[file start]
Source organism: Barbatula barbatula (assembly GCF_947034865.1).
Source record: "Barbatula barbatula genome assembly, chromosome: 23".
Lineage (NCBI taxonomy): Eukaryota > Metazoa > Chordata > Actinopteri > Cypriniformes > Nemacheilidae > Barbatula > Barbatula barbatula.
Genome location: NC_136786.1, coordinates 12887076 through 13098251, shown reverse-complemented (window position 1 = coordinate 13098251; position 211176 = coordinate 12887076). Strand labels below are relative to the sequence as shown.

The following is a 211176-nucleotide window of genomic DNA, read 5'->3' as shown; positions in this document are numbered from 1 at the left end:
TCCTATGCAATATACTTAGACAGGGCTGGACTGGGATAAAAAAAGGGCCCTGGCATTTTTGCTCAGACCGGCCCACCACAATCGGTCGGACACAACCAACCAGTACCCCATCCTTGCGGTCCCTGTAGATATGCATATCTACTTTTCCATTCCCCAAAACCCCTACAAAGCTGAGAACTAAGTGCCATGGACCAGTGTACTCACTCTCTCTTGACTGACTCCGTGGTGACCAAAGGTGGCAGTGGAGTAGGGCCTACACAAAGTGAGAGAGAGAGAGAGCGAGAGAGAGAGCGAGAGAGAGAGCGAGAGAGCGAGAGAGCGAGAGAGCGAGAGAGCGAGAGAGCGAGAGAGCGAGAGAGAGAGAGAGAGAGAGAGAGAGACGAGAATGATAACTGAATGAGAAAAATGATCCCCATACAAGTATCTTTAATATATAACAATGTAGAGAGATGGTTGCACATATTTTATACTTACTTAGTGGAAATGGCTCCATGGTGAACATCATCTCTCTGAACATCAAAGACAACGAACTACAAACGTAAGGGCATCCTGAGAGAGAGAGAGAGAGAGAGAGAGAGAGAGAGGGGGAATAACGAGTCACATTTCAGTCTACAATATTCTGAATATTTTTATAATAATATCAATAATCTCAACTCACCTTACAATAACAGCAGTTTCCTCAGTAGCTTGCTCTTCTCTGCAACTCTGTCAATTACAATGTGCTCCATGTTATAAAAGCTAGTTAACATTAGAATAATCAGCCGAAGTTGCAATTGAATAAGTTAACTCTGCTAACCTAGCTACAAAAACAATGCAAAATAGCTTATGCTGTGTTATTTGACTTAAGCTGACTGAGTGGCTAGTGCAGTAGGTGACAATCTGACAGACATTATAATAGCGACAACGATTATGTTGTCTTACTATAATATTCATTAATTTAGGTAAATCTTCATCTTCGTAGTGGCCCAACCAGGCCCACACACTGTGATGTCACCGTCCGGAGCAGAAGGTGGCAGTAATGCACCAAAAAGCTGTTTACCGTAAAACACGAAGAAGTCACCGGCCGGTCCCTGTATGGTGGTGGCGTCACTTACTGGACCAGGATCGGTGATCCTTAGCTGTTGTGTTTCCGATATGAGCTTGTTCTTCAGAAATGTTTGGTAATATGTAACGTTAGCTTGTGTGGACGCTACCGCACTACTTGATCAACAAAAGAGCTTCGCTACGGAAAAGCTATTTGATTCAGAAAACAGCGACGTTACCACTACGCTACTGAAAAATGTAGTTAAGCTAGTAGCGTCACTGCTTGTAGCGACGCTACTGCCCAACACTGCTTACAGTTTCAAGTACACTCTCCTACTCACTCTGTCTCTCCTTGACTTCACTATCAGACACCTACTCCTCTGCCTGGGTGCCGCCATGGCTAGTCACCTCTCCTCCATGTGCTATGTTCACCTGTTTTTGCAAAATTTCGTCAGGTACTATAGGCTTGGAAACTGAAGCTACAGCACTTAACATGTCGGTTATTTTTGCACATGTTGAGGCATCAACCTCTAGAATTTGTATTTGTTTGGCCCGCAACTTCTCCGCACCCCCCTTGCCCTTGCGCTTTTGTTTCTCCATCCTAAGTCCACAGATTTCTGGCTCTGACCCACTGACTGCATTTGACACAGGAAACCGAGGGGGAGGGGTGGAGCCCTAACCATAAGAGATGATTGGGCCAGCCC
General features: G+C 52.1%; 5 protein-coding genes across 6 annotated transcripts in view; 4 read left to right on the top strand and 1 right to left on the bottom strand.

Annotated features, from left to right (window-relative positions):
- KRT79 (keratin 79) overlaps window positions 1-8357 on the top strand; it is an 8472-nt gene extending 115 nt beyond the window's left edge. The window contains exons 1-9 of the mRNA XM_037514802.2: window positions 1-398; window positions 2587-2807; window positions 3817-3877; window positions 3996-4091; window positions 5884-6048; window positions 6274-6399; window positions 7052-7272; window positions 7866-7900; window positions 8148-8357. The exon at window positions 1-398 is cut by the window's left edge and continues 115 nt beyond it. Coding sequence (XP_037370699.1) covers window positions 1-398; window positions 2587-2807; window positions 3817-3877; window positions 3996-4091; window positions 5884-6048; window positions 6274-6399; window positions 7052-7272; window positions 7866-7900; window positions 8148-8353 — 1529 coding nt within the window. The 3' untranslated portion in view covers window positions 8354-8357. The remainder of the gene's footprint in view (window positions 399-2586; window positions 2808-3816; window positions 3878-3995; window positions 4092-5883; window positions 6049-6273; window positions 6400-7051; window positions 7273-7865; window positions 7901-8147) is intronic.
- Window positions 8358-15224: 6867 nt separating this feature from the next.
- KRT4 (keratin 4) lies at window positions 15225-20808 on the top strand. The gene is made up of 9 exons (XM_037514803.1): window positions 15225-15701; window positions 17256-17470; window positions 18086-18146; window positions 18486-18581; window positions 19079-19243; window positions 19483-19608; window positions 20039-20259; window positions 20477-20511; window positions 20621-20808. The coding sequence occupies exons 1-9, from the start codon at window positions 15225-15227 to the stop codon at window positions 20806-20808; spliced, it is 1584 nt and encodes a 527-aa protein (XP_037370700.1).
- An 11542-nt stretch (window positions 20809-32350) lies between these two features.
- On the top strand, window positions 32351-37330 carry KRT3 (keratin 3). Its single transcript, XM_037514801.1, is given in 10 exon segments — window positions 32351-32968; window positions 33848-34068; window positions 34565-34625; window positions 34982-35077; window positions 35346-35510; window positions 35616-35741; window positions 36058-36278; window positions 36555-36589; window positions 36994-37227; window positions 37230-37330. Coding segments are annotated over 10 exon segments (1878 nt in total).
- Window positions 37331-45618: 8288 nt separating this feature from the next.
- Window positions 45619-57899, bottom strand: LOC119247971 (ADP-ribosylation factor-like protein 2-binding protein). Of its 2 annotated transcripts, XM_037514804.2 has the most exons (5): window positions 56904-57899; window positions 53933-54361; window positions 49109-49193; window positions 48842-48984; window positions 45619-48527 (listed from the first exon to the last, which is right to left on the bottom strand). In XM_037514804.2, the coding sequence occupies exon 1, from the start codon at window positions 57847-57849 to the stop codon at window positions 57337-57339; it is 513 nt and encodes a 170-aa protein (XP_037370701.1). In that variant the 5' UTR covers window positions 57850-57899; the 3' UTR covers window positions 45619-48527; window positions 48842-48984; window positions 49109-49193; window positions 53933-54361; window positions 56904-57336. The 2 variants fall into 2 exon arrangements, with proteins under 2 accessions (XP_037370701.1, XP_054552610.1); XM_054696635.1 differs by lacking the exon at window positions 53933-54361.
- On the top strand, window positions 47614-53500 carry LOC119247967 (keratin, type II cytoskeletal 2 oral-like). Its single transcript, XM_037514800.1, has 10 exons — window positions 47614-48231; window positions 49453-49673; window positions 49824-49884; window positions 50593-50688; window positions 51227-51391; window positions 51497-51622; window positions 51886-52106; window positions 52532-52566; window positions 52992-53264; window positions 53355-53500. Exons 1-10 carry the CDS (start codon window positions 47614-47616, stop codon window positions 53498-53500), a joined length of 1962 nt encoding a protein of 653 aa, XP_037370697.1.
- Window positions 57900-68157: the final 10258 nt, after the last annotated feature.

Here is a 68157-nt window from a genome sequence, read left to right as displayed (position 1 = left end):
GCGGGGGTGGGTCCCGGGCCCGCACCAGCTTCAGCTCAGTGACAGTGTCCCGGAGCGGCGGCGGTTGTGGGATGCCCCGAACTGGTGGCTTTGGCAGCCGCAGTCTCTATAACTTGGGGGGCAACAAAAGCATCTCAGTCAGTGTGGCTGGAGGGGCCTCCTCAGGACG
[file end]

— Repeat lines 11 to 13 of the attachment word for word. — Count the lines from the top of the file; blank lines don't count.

- KRT4 (keratin 4) lies at window positions 15225-20808 on the top strand. The gene is made up of 9 exons (XM_037514803.1): window positions 15225-15701; window positions 17256-17470; window positions 18086-18146; window positions 18486-18581; window positions 19079-19243; window positions 19483-19608; window positions 20039-20259; window positions 20477-20511; window positions 20621-20808. The coding sequence occupies exons 1-9, from the start codon at window positions 15225-15227 to the stop codon at window positions 20806-20808; spliced, it is 1584 nt and encodes a 527-aa protein (XP_037370700.1).
- An 11542-nt stretch (window positions 20809-32350) lies between these two features.
- On the top strand, window positions 32351-37330 carry KRT3 (keratin 3). Its single transcript, XM_037514801.1, is given in 10 exon segments — window positions 32351-32968; window positions 33848-34068; window positions 34565-34625; window positions 34982-35077; window positions 35346-35510; window positions 35616-35741; window positions 36058-36278; window positions 36555-36589; window positions 36994-37227; window positions 37230-37330. Coding segments are annotated over 10 exon segments (1878 nt in total).